The Ori make a less-than-stellar first appearance. This episode receives 2.5 out of 5 Stargates.





Origin
Written by: Robert C. Cooper
Directed by: Brad Turner
Guest stars: Claudia Black as Vala, Larry Cedar as Prior, Gary Jones as Sergeant Harriman, Bill Dow as Dr. Lee, April Amber Telek as Sallis, Steven Park as Harrid, Richard Dean Anderson as General Jack O'Neill, Julian Sands as Doci, Lexa Doig as Dr. Lam, Louis Gossett Jr. as Gerak, Paul Moniz De Sá as Fannis, Gardiner Millar as Yat'Yir, Penelope Corrin as Dr. Lindsay
Commentary: Executive Producer Robert C. Cooper and Director of Photography Jim Menard

This conclusion to the three-part premiere brings Daniel into direct contact with the Ori through the Doci, played with a creepy intensity by Julian Sands. Our heroes’ arrival has revealed this galaxy’s existence to the Ori, and they appear ready to launch a crusade against the unbelievers. Meanwhile, Landry meets with the imposing Jaffa leader Gerak (Louis Gossett, Jr.), who may cause problems for peace in the future. An Ori Prior also arrives at a nearby planet and is brought to the SGC. His revelations about their plans for domination could reveal serious troubles for the future. After the hokey village scenes of the previous episode, this story adds considerable menace to the Ori. The visual effects of the Ori stronghold are top-notch, and Michael Shanks delivers another strong performance.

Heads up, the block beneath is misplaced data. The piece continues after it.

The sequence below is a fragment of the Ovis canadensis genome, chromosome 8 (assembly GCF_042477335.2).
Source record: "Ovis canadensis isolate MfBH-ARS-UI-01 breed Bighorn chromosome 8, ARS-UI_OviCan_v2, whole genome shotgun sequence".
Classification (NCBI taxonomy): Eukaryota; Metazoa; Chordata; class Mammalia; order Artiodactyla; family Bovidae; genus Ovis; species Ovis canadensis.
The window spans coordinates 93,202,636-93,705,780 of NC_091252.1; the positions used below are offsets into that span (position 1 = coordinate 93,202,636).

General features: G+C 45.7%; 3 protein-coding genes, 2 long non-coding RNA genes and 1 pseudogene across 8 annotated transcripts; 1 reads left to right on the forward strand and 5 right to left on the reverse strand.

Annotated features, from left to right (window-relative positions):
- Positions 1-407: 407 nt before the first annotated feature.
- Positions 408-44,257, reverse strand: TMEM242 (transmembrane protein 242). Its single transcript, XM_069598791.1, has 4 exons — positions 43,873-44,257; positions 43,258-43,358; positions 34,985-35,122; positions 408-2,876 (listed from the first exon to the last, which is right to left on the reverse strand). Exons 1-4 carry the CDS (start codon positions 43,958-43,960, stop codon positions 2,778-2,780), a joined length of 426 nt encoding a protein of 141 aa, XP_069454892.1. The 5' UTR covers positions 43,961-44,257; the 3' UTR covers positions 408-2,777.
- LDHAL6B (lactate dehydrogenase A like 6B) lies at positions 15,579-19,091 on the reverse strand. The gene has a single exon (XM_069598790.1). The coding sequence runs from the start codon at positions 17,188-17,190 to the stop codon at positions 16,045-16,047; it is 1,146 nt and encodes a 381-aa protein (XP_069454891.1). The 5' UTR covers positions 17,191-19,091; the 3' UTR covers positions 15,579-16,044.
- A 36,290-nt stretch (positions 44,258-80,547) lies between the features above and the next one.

This pivotal episode is one of the season’s best, and it deserves 4 out of 5 Stargates.





The Ties That Bind
Written by: Joseph Mallozzi and Paul Mullie
Directed by: William Waring
Guest stars: Claudia Black as Vala, Bruce Gray as Senator Fisher, Gary Jones as Sergeant Harriman, Bill Dow as Dr. Lee, Wallace Shawn as Arlos, Lexa Doig as Dr. Lam, Michael P. Northey as Inago, Malcolm Scott as Caius, Morris Chapdelaine as Tenat
Commentary: Director William Waring and Writer/Executive Producer Joseph Mallozzi

Even after removing the bracelets, Daniel and Vala learn they are still bound together by the alien device. Assisted by Mitchell, they must follow a lengthy trail to determine the method for removing this connection. This path leads them to the Lucian Alliance, a group of smugglers and other mercenaries who have gained power following the demise of the Goa’uld. In other news, Landry worries about major budget cuts from the government that could cripple the program. This light-hearted episode gives Claudia Black a chance to shine, but it becomes tedious as the team meets a collection of shady characters. It offers a silly ride, but falls well short of the season’s better episodes.

This light-hearted episode receives 2.5 out of 5 Stargates.





Disc Two

The Powers That Be
Written by: Martin Gero
Directed by: William Waring
Guest stars: Claudia Black as Vala, Cam Chai as Azdak, Gary Jones as Sergeant Harriman, Lexa Doig as Dr. Lam, Greg Anderson as Prior
Commentary: Director William Waring, Writer/Executive Producer Joseph Mallozzi, and Writer Martin Gero